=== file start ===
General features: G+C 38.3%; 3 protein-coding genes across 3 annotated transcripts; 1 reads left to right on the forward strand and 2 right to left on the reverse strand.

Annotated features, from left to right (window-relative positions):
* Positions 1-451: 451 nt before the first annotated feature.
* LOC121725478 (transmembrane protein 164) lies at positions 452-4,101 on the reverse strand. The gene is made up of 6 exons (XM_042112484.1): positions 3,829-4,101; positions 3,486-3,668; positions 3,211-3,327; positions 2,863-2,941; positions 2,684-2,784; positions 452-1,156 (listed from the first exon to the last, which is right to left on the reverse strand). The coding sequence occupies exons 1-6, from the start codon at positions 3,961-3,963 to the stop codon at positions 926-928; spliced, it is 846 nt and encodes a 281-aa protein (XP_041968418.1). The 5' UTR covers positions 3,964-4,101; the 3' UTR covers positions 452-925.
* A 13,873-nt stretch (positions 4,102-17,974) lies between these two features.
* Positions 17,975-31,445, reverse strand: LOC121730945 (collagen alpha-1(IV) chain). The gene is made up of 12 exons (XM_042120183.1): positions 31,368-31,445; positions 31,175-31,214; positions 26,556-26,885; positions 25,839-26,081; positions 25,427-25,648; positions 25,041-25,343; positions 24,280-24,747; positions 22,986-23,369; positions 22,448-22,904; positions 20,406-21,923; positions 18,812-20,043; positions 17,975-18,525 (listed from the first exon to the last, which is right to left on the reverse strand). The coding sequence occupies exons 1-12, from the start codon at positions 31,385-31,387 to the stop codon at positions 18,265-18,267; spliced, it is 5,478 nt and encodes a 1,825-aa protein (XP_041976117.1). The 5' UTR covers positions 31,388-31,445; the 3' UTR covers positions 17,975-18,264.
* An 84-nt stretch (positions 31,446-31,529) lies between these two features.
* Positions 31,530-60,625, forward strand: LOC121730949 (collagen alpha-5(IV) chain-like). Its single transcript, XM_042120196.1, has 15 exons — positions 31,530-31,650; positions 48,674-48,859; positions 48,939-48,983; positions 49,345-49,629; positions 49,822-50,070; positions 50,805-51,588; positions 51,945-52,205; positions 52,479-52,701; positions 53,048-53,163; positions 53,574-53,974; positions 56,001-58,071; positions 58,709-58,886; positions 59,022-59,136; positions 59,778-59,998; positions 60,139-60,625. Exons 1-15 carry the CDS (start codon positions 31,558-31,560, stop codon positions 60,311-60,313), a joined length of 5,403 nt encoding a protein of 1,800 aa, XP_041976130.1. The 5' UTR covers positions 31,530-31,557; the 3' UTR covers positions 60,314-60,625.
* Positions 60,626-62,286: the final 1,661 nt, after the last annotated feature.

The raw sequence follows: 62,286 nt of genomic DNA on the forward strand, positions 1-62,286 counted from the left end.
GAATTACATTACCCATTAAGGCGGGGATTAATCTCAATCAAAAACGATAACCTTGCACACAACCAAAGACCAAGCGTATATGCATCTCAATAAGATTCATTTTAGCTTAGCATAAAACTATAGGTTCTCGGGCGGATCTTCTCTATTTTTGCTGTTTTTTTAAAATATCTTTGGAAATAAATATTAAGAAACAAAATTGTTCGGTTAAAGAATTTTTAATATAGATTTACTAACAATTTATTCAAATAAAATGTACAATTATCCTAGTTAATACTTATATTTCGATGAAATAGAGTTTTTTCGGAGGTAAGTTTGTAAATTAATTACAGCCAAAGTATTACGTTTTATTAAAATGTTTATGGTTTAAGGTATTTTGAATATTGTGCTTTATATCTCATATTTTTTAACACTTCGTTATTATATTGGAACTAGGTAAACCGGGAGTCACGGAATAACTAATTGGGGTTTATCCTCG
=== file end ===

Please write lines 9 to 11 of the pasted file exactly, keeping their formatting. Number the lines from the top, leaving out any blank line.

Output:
* Positions 60,626-62,286: the final 1,661 nt, after the last annotated feature.

The raw sequence follows: 62,286 nt of genomic DNA on the forward strand, positions 1-62,286 counted from the left end.
GAATTACATTACCCATTAAGGCGGGGATTAATCTCAATCAAAAACGATAACCTTGCACACAACCAAAGACCAAGCGTATATGCATCTCAATAAGATTCATTTTAGCTTAGCATAAAACTATAGGTTCTCGGGCGGATCTTCTCTATTTTTGCTGTTTTTTTAAAATATCTTTGGAAATAAATATTAAGAAACAAAATTGTTCGGTTAAAGAATTTTTAATATAGATTTACTAACAATTTATTCAAATAAAATGTACAATTATCCTAGTTAATACTTATATTTCGATGAAATAGAGTTTTTTCGGAGGTAAGTTTGTAAATTAATTACAGCCAAAGTATTACGTTTTATTAAAATGTTTATGGTTTAAGGTATTTTGAATATTGTGCTTTATATCTCATATTTTTTAACACTTCGTTATTATATTGGAACTAGGTAAACCGGGAGTCACGGAATAACTAATTGGGGTTTATCCTCG